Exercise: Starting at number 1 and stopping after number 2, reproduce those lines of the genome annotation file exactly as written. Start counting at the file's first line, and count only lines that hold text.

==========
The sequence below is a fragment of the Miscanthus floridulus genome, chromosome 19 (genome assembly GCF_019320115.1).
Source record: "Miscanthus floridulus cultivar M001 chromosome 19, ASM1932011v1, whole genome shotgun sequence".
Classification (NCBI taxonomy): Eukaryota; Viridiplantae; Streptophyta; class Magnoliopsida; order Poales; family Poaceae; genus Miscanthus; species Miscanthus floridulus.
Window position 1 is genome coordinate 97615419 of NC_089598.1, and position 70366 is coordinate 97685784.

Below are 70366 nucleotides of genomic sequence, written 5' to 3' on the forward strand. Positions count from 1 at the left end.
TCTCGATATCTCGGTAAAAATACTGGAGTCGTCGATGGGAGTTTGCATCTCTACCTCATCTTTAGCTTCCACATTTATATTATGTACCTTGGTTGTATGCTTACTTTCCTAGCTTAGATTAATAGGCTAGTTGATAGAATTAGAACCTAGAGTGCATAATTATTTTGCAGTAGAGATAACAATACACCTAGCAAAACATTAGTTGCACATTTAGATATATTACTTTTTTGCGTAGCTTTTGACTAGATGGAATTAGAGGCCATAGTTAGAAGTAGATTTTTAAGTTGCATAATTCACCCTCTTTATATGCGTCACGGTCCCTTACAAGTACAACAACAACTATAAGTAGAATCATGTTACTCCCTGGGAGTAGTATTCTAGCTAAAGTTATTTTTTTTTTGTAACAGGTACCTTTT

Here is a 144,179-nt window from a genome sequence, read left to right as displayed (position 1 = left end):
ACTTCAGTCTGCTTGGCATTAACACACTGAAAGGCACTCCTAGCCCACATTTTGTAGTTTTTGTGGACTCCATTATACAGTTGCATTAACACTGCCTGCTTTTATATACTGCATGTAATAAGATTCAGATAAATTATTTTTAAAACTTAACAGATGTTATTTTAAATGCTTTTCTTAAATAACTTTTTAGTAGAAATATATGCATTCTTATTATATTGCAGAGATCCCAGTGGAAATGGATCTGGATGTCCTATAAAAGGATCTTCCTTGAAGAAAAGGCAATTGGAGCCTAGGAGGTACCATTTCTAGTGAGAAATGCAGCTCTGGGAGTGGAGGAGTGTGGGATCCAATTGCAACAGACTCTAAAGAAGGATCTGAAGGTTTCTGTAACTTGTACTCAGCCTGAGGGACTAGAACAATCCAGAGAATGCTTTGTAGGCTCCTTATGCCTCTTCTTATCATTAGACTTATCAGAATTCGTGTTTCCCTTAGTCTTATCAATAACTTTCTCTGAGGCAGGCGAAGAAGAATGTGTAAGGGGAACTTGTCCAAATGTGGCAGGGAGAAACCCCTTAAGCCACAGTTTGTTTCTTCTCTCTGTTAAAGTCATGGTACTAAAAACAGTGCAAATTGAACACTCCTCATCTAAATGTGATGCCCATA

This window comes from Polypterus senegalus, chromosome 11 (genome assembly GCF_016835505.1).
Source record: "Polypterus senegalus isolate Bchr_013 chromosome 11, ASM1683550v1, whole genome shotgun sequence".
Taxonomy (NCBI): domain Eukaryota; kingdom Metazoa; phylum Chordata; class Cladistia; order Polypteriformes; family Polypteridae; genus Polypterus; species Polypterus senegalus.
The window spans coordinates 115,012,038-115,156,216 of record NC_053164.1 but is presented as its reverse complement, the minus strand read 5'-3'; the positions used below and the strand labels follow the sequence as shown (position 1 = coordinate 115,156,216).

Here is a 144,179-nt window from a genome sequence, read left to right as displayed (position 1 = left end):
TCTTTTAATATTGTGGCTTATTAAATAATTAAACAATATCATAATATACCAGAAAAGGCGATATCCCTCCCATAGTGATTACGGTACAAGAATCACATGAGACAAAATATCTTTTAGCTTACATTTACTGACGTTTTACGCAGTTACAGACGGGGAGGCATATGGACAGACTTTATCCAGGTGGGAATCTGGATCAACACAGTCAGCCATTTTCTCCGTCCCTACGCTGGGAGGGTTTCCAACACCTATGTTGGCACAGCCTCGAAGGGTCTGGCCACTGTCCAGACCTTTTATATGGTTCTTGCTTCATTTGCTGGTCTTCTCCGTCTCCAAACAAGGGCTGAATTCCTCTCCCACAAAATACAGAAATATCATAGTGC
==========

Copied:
The sequence below is a fragment of the Miscanthus floridulus genome, chromosome 19 (genome assembly GCF_019320115.1).
Source record: "Miscanthus floridulus cultivar M001 chromosome 19, ASM1932011v1, whole genome shotgun sequence".